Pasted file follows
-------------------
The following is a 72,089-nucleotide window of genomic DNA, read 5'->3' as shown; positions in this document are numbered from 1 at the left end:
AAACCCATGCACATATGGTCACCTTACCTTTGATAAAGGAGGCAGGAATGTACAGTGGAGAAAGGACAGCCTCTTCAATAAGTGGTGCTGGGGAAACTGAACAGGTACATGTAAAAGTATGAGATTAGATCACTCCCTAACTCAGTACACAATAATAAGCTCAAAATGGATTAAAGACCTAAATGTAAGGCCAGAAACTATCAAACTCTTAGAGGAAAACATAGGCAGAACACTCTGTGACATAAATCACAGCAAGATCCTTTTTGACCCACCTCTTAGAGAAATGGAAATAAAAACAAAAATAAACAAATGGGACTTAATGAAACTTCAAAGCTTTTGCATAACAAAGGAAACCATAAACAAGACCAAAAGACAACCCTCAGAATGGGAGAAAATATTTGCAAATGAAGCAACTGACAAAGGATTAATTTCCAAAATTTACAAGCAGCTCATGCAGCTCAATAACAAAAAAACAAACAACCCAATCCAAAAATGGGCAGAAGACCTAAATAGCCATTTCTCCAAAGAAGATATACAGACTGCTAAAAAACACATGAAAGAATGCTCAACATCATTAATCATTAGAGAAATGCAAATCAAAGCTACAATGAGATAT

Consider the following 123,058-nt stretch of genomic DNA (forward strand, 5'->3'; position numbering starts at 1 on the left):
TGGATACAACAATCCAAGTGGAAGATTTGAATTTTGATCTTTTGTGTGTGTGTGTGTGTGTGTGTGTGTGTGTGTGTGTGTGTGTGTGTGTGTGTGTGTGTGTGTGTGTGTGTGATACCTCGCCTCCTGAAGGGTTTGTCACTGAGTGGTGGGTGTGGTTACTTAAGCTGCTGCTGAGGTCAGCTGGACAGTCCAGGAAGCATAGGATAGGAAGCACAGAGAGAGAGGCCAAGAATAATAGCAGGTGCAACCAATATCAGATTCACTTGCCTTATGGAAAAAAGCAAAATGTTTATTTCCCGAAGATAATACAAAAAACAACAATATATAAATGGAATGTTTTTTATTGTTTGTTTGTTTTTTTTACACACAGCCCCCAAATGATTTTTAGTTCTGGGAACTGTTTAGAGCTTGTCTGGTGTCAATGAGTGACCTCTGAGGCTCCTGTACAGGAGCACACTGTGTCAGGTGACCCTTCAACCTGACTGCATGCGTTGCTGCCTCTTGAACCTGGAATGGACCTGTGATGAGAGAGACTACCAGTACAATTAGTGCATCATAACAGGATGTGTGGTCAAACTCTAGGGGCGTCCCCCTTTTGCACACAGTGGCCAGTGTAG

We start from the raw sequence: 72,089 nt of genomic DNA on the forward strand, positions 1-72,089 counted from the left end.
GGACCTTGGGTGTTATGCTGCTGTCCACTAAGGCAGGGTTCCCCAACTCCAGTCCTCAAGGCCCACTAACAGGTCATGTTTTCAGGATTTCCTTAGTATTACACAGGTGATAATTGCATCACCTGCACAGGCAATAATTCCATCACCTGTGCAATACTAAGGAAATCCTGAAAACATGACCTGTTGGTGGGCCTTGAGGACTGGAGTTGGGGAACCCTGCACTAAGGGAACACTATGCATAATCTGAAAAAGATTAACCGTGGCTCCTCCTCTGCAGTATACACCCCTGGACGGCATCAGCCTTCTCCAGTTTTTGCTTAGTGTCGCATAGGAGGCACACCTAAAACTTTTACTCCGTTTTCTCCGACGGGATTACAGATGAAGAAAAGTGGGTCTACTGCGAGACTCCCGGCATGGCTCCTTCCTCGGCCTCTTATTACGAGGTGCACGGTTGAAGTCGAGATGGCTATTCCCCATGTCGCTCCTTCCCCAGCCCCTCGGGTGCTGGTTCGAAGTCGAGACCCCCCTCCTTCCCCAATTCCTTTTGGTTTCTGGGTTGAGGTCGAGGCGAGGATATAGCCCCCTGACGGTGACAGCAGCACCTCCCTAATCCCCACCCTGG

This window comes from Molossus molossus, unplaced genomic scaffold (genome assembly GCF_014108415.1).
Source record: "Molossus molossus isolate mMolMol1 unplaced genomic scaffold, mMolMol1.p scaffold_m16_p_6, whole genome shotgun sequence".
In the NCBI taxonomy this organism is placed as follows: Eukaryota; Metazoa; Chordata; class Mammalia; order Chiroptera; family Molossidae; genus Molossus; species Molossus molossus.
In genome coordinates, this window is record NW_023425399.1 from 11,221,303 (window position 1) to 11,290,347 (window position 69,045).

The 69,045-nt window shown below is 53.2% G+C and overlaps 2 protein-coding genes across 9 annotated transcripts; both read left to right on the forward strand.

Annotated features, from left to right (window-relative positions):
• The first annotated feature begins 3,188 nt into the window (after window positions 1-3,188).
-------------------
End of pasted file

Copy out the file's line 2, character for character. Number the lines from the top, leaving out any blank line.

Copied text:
AAACCCATGCACATATGGTCACCTTACCTTTGATAAAGGAGGCAGGAATGTACAGTGGAGAAAGGACAGCCTCTTCAATAAGTGGTGCTGGGGAAACTGAACAGGTACATGTAAAAGTATGAGATTAGATCACTCCCTAACTCAGTACACAATAATAAGCTCAAAATGGATTAAAGACCTAAATGTAAGGCCAGAAACTATCAAACTCTTAGAGGAAAACATAGGCAGAACACTCTGTGACATAAATCACAGCAAGATCCTTTTTGACCCACCTCTTAGAGAAATGGAAATAAAAACAAAAATAAACAAATGGGACTTAATGAAACTTCAAAGCTTTTGCATAACAAAGGAAACCATAAACAAGACCAAAAGACAACCCTCAGAATGGGAGAAAATATTTGCAAATGAAGCAACTGACAAAGGATTAATTTCCAAAATTTACAAGCAGCTCATGCAGCTCAATAACAAAAAAACAAACAACCCAATCCAAAAATGGGCAGAAGACCTAAATAGCCATTTCTCCAAAGAAGATATACAGACTGCTAAAAAACACATGAAAGAATGCTCAACATCATTAATCATTAGAGAAATGCAAATCAAAGCTACAATGAGATAT